Kudos to Google’s CEO Eric Schmidt, who admitted this week on US television that Google was spurning “some number of billions of dollars” by not running ads on its search engine home page.
“People wouldn’t like it. We prioritize the end user over the advertiser,” said Schmidt.
He’s right. But Google enjoys the luxury of making decisions like this because of its extreme success.
By contrast, look at Yahoo. One commenter here points out that the company’s homepage is “cluttered with useless crap”.
The vulture investor Carl Icahn has probably said something similar about Yahoo’s board in recent months, as he has wheedled and pressurized to “unlock the value” inside the company.
Now Icahn has got what he wanted, installing two henchmen alongside himself on the 11-person board.
And boy, oh boy, are his chosen ones corporate. One is a former telecoms executive. The other comes from the cable industry. Fat cats rarely come fatter (or more tainted by monopoly) than this.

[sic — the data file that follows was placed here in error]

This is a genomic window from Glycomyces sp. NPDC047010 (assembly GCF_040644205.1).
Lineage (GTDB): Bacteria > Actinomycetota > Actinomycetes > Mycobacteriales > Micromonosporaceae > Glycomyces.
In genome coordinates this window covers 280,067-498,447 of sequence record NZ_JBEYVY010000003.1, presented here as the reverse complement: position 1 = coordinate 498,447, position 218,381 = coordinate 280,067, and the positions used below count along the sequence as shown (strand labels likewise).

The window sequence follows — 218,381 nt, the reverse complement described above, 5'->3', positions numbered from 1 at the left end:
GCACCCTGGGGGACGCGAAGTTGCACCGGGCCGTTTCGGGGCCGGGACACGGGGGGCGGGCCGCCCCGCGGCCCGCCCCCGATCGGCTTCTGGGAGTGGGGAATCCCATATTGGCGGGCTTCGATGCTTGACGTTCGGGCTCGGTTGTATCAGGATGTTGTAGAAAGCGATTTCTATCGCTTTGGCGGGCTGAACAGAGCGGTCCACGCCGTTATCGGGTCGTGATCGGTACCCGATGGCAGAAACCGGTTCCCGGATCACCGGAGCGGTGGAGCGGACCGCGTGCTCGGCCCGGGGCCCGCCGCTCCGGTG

Yahoo’s prospects as an independent company diminished to near-zero a while ago. This year, a vast number of talented employees have simply walked away from the company. Now that the suits have arrived in earnest, presumably Yahoo’s once-freewheeling culture will be dismantled, too.
This induces a twinge of nostalgia. A decade ago, I can recall an expensive internet guru pitching up at the magazine company that employed me. He told us that Yahoo — specifically — was going to eat us alive.
The idea of a media company that didn’t generate any content demolishing our business seemed novel at the time. We listened politely enough, felt a tiny gust of dot.com fear in our souls. . . and went back to trimming our quarterly spreadsheets.
Recently, I’ve noted that Sly Bailey has taken to describing a long list of challenges that print has weathered in the past — including World War II, various recessions, the rise of commercial television and so on.
Very Churchillian. Clearly, the performance will become even more impressive once Yahoo is added to the long line of failed threats. . .